How many times a week do you think about your weight? A dozen? Two dozen?
If you are fat American woman, weekly weight-thoughts probably number in the hundreds, if not thousands.
Weight permeates the day-to-day reality of practically every American woman. This is why Kristan Higgins’ book “Good Luck With That” is a must-read for all women, of any size.
And men too.
A sampling from her characters’ observations on what it’s like to live fat:
· True peace was rare when you were fat.
· Estimating weight is one of the superpowers of the fat.
· All those diets later, and here I was, still fat.
· I should lose weight, came the automatic response to anything important that loomed on the horizon.
· I have never had dessert in public. The disapproval, the disgust, the hatred over seeing a fat person eating just for fun.
· [A neighbor] once told me I didn’t need Halloween candy (I was six).
· Going to the doctor when you’re fat is a string of humiliations. The second you walk in, you only have one problem. You could have a spear through your heart, and the doctor would say, Eighteen hundred calories a day, lots of green leafy vegetables, and forty-five minutes of cardio every day, and that spear will be no problem!
· I just smile a lot. My smile tries to say, Please don’t say something mean, please don’t stare… I’m actually a really nice person and most people like me once they’ve given me a chance.
· I hate my fatness. I hate being so weak. No one will ever love me. Not like this.
· She knew. Every fat girl in the world knew that dream.
Searing. It’s the word that kept coming to mind as I read the story, told in the voices of Marley, Georgia, and Emerson, three fat-women friends. Not a term often combined with “funny” and “uplifting,” and yet Higgins manages to hit all these notes.
A typical narrative for a story involving a fat heroine is the Cinderella trope. The girl becomes thin and gets to go to the ball of life. Higgins turns this trope on its head.
One of the three women is, indeed, getting thin.
“I think I might have an ulcer,” Georgia tells Marley.
The thought that goes through Marley’s head is, “Lucky.”
Georgia’s life transforms because an ulcer is literally eating away at her. She lands a guy who didn’t notice her in law school, she wins her mother’s affection, gets a promotion and a raise.
“No accomplishment of my life measured up to my weight loss, apparently. Princeton, Yale … who even cared? I was thin!”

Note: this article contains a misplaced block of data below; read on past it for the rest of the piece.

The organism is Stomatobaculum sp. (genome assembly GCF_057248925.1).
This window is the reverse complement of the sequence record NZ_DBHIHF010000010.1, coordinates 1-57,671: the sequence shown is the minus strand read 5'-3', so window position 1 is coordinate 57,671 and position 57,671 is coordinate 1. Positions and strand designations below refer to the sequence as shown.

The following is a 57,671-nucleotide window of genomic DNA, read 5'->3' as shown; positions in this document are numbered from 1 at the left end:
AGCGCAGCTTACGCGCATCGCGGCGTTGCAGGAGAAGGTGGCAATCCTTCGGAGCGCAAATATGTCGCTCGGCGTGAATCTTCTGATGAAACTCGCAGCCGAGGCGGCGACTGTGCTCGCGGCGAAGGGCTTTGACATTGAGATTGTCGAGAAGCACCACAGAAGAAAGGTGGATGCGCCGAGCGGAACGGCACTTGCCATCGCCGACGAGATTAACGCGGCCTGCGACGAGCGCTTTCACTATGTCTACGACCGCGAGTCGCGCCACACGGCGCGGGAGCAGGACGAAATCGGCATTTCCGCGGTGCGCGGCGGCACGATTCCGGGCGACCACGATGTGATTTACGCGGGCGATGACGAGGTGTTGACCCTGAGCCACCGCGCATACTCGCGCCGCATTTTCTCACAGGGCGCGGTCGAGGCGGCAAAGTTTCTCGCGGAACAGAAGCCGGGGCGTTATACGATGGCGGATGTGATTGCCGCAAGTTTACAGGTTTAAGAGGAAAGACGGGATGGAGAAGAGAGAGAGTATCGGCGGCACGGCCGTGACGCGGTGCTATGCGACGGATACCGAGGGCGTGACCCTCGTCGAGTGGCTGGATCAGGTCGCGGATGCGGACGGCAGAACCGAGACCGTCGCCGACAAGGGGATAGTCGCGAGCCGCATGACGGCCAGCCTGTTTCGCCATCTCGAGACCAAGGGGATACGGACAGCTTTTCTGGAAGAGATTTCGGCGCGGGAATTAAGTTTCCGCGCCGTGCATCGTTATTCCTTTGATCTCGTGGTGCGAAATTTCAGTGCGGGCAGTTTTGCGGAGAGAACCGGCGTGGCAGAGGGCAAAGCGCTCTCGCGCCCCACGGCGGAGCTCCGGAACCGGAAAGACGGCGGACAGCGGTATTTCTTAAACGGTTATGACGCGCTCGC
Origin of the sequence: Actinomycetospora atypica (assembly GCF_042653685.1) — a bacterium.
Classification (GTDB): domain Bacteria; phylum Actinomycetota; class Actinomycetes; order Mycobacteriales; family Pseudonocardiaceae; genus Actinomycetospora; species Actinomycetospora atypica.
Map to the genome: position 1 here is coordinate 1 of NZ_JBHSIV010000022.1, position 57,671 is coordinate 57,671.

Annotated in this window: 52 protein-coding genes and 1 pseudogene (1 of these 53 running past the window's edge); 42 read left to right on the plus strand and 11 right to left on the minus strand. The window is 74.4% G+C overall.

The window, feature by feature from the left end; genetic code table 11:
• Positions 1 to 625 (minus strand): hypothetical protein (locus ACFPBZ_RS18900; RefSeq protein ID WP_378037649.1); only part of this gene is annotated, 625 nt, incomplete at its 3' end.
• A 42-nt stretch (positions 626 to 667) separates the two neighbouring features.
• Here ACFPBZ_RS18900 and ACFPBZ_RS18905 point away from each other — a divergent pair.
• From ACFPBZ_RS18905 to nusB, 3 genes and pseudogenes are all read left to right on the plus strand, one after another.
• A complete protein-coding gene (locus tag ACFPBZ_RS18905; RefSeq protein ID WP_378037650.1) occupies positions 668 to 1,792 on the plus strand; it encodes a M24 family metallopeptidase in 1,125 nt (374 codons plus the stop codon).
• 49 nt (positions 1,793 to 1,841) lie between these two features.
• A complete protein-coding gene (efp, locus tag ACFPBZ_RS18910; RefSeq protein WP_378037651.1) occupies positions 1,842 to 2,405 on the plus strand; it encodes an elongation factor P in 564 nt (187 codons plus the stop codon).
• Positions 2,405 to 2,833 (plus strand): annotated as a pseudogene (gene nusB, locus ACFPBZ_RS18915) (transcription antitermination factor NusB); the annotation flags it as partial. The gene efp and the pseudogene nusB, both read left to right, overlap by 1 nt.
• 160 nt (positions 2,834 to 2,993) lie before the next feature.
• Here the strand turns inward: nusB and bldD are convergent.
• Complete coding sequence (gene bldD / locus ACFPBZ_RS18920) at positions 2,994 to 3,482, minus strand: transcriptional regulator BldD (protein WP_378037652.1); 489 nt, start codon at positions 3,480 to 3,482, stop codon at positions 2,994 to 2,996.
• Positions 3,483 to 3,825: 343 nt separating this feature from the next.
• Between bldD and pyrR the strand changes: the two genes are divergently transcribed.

Marley, the most well balanced of the friends, decides early in the novel that obsessing about weight is not for her.
“Honest to God,” she says. “I don’t want to have to lose weight. It would have to become my life’s work.” Despite not being able to fit into normal-sized clothing, Marley is a self-described exercise freak with enviable blood pressure.
Typical of this lovely book, we’re not allowed to land on one conclusion — Like that thinness doesn’t bring happiness. As Georgia observes of all her newfound blessings, “The secret world of the skinnies was real, just like Emerson had always said.”
And don’t get too comfortable with the okay-with-the-way-she-is plus-sized Marley. Because looming in the background is Emerson, dead at 34 because of her weight.
Emerson appears in the novel through her diary entries, written to Other Emerson, the woman who might have been Emerson if she were thin. Emerson’s life, ruined through food addiction, curdles on the page.
“I can’t stay alive much longer if I keep eating this way,” Emerson acknowledges as she tops 600 lbs. And yet, she can’t stop. “[E]ven though I know it’s killing me. I love tasting and chewing. I love an enormous forkful of food filling my mouth, my stomach. I love swallowing and eating and eating and eating some more.”
Could there be a better description of an addiction’s lethal lure?
Emerson’s chapters are hard to read. Especially when she arrives at such a state of despair she literally tells off her idealized self, Other Emerson. “Now leave me alone… I might even eat you. I hate you, you skinny bitch.”
Emerson leaves Marley and Georgia a bucket list of things they must do in her memory, including such things as “eat desert in public.”
The novel shines with Marley’s and Georgia’s victories as they tick off Emerson’s list. Particularly scrumptious are the times when the women have a chance to tell off the thin world.
Georgia is trying on clothing in Pomegranate & Plumb, a for-only-the-exceptionally-skinny yoga store, when a clerk objects to the fact that Marley is with her in the dressing room. The store rules, she reminds them, is one person at a time.
“But am I really even a person if Pomegranate and Plum doesn’t make clothes in my size?” shoots back Marley.
When it comes to love, fat is a gender thing. Georgia and Marley have never dated or had boyfriends. Men can lean on money and power if they are physically unattractive, like the obese but multiple-model-mate Donald Trump. Or, as the joke goes about diminutive Michael Bloomberg, “He’s taller when he stands on his money.”
Georgia’s raise — which only happens after she’s lost weight — reminds us that fat women are literally blocked from making money.
Fat is a metaphor in “Good Luck With That.” It stands for the life we will live when. When I am thin; when I am married; when I have enough money; when I have a baby. The metaphor works, but it’s not the key reason why the novel is so important:
Thirty-five percent of American women are obese, and thinness is a dominant factor in how people view women and how we view ourselves. “Good Luck With That” is most powerful because of the way it sincerely immerses us in three fat women’s inner worlds.